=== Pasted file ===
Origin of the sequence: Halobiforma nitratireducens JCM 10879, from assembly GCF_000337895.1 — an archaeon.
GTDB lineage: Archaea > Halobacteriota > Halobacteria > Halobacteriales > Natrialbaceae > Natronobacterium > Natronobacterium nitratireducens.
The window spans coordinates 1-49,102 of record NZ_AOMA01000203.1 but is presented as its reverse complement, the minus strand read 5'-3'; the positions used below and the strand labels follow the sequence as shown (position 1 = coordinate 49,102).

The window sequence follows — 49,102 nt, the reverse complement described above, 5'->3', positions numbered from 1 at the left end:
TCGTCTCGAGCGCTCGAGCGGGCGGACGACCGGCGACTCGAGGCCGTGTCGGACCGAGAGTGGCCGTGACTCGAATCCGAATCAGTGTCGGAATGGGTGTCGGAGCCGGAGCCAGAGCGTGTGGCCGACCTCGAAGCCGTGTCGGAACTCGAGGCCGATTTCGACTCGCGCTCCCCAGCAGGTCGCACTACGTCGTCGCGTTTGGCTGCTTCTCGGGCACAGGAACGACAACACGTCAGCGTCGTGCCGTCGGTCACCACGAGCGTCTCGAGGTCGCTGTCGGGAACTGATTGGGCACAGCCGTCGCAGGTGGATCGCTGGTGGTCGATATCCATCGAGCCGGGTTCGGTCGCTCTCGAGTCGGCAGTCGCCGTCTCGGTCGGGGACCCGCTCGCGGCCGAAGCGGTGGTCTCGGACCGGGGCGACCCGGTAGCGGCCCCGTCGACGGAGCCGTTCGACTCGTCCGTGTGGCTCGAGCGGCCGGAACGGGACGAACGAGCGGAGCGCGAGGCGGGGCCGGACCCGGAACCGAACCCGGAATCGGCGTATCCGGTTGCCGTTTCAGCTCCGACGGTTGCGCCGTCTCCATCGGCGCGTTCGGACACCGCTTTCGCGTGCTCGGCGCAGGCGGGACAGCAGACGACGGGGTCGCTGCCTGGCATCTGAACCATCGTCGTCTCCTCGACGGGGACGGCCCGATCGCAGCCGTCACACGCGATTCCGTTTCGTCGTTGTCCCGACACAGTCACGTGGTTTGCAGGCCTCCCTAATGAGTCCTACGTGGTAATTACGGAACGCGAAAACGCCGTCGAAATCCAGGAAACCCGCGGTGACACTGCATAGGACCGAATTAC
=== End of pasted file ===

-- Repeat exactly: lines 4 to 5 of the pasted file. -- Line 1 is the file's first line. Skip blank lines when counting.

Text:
The window sequence follows — 49,102 nt, the reverse complement described above, 5'->3', positions numbered from 1 at the left end:
TCGTCTCGAGCGCTCGAGCGGGCGGACGACCGGCGACTCGAGGCCGTGTCGGACCGAGAGTGGCCGTGACTCGAATCCGAATCAGTGTCGGAATGGGTGTCGGAGCCGGAGCCAGAGCGTGTGGCCGACCTCGAAGCCGTGTCGGAACTCGAGGCCGATTTCGACTCGCGCTCCCCAGCAGGTCGCACTACGTCGTCGCGTTTGGCTGCTTCTCGGGCACAGGAACGACAACACGTCAGCGTCGTGCCGTCGGTCACCACGAGCGTCTCGAGGTCGCTGTCGGGAACTGATTGGGCACAGCCGTCGCAGGTGGATCGCTGGTGGTCGATATCCATCGAGCCGGGTTCGGTCGCTCTCGAGTCGGCAGTCGCCGTCTCGGTCGGGGACCCGCTCGCGGCCGAAGCGGTGGTCTCGGACCGGGGCGACCCGGTAGCGGCCCCGTCGACGGAGCCGTTCGACTCGTCCGTGTGGCTCGAGCGGCCGGAACGGGACGAACGAGCGGAGCGCGAGGCGGGGCCGGACCCGGAACCGAACCCGGAATCGGCGTATCCGGTTGCCGTTTCAGCTCCGACGGTTGCGCCGTCTCCATCGGCGCGTTCGGACACCGCTTTCGCGTGCTCGGCGCAGGCGGGACAGCAGACGACGGGGTCGCTGCCTGGCATCTGAACCATCGTCGTCTCCTCGACGGGGACGGCCCGATCGCAGCCGTCACACGCGATTCCGTTTCGTCGTTGTCCCGACACAGTCACGTGGTTTGCAGGCCTCCCTAATGAGTCCTACGTGGTAATTACGGAACGCGAAAACGCCGTCGAAATCCAGGAAACCCGCGGTGACACTGCATAGGACCGAATTAC